Despite backlash, fertility campaign organisers appreciate attention

Despite backlash, fertility campaign organisers appreciate attention

"Even if I get one question from the advertisements, I am happy," said president of voluntary welfare organisation I Love Children Joni Ong.

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SINGAPORE: While some online have described a public campaign to raise awareness of fertility issues as “offensive and distasteful”, organisers I Love Children (ILC) told the media on Thursday (Feb 4) they anticipated the backlash, and that it was "basically on purpose".

Public relations firm Asia PR Werkz's Managing Director Cho Pei Lin said she had been working with ILC for more than 10 years since it was first set up in 2005, but none of the past campaigns had gained as much traction as this one.

"The idea was to be tongue-in-cheek, attention-seeking and cute," she said about the campaign that started this month, adding that in past years, ILC had put up the same facts at train stations, but they received a much more lukewarm response as they were presented in a less quirky fashion.

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The cartoon eggs and sperm that appeared in the advertisements, as well as the bright colours used, could have attracted more attention to the campaign than usual, said ILC general manager Celine Yeo.

ILC president Joni Ong said the group was happy that "amid the many negative comments, there are many, many positive ones".

She added that the group's ultimate purpose was to start conversations between couples about having children. Members of the public are invited to submit questions about fertility issues on the website.

"Even if I get one question from the advertisements, I am happy," she said.


Some online posts have called the campaign “patronising and condescending towards all women”.

But Ms Ong stressed that they were not specifically targeting women, and that fertility was an issue for both men and women.

In about 50 per cent of the cases, the problem lies with the men, said Dr Peter Chew, one of four doctors that answer questions from the public on fertility as part of ILC.

"Couples assume that fertility can be done at will. That they can have babies anytime they want. Or they think that by delaying it, they can use technology. But all this technology is very complex and time-consuming, and they may not get the success rate they want," said Dr Chew.

Another doctor, Dr Ann Tan, also raised this point, recalling one patient who had gone to fertility doctors for about a decade before Dr Tan tested the patient's husband and found he had no sperm.

"Fertility issues have always been around. I am heartened to say that people are more open to talk about fertility issues. However (that) still (happens) more for women than the guy, perhaps. So the women always like to think: 'It is my fault, and perhaps I will go for checks first'," said Dr Tan.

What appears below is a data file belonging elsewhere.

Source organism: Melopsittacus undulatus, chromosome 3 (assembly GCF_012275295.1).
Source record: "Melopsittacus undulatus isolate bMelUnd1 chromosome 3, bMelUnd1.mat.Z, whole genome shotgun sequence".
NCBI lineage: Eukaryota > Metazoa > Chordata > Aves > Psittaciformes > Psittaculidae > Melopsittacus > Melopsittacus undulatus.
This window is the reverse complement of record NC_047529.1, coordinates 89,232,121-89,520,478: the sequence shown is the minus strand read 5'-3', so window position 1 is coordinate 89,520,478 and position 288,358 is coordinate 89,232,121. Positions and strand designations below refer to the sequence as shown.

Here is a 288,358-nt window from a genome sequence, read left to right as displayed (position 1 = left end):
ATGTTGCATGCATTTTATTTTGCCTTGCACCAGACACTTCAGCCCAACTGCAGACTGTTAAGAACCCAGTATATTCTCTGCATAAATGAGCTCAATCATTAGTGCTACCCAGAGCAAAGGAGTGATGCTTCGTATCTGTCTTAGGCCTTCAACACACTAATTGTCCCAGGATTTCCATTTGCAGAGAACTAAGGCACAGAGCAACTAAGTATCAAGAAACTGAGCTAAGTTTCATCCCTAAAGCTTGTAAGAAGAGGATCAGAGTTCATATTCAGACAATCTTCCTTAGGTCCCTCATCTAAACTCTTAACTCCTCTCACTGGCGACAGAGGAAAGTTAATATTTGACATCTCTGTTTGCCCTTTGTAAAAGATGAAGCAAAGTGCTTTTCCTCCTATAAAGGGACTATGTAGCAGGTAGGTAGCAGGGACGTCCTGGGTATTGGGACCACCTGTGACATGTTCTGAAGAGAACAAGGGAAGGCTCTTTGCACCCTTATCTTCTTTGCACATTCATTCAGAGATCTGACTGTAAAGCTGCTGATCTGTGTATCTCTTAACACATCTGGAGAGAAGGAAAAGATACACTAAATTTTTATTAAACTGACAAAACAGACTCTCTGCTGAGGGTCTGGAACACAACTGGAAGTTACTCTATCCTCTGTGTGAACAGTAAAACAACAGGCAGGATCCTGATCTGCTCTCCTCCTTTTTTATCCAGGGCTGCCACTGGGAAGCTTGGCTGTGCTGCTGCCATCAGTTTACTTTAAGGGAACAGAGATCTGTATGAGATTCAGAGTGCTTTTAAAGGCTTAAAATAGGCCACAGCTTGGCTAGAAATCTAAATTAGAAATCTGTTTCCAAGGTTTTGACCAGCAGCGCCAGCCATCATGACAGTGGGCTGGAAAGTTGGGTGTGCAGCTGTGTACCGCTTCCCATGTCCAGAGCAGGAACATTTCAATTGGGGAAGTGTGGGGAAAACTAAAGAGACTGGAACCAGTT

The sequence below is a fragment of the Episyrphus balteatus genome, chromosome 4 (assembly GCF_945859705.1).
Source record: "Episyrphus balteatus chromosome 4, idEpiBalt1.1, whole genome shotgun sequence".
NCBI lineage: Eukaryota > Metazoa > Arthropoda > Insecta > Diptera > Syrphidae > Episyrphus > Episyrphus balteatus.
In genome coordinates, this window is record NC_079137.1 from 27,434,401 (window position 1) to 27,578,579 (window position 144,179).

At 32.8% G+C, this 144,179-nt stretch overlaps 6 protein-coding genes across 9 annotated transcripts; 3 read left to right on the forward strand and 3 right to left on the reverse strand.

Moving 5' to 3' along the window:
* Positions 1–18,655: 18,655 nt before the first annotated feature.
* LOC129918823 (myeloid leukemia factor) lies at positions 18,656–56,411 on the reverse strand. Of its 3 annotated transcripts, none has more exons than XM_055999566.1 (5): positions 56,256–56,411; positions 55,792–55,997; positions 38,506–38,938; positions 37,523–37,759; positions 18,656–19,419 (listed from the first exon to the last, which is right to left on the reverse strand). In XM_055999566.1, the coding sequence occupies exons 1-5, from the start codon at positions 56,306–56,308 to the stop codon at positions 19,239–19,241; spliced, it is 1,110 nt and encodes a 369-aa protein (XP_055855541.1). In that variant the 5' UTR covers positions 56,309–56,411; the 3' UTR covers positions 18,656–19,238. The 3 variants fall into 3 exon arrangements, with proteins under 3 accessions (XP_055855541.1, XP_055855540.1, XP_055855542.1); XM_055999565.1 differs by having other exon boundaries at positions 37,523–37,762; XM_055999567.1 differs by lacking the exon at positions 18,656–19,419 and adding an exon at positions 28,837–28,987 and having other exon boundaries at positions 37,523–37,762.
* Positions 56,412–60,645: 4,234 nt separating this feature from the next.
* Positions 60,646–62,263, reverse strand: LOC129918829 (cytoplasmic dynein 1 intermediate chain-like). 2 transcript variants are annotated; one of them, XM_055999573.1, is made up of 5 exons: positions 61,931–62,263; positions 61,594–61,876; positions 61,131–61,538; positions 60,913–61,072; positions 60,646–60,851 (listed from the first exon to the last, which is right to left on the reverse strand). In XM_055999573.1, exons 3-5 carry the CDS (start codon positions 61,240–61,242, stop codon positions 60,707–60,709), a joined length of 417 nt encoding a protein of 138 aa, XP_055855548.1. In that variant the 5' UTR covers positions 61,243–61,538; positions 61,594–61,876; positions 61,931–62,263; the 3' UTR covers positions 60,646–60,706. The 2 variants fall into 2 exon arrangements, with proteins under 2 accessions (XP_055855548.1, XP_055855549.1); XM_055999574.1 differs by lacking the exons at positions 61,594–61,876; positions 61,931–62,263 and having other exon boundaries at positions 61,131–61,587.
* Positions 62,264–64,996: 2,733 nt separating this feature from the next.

"But ... in this day and age, we should be more aware and couples should come to seek screening together," she added.

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In a Facebook page on Wednesday, the Association of Women for Action and Research (AWARE) had also commented that the campaign was "scare-mongering", and would have a negative emotional impact on those who had lost pregnancies or suffered from infertility.

But Ms Ong said that she herself had suffered from fertility issues, and conceived her first children, twins, using In Vitro Fertilisation (IVF).

"We understand the pain ... We are not coming from a lofty place as people who just pop out children," she said.

The organisation understood that the decision to have a child was "a very personal one between a husband and wife", but what it wanted to do was to reach out to those who did want to have children or were open to it, Ms Ong said.

Alluding to Singapore's low birth rate and the possible impact on the future economy, Ms Ong added: "We stand here as Singaporeans first and foremost ... We do need to keep Singapore young."


The campaign, which includes advertising in “high traffic volume areas” such as MRT stations, is part of ILC’s annual fertility awareness programme that culminates in its Fertility Awareness Month in June. While Ms Cho said details have yet to be finalised, this will include events such as talks, roadshows, contests and activities.

The intent behind the programme is to highlight the risks of late pregnancies which include increased foetal abnormalities, and hypertension and diabetes for the mother.

The ILC found, from a survey in 2015, that risks associated with late pregnancies did not affect 31 per cent of Singaporeans and Permanent Residents in deciding when to have children. In 2013, it was 18 per cent.

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Other promotional events ILC has planned for the fertility awareness programme include a tea date, where 100 couples will listen to speakers talk about couple issues - an event ILC said more than 450 couples signed up to attend - as well as a bus, sponsored by SBS Transit, which will park at various high-traffic locations such as shopping malls to disseminate information about fertility, finances and work-life balance to lunchtime crowds.

The bus has been operating yearly since 2007 and the tea event started in 2010.

Financial counselling is offered as part of the programme.

"We have financial planning experts who come and share with them (on) how to plan financially before you have a baby, and how much does it really cost to have a baby," said Ms Ong.

The NGO is supported by sponsors including Ms Cho’s Asia PR Werkz, SBS Transit, KK Women’s and Children’s Hospital and Abbott, ILC said in a press release.

Source: CNA/mz/dl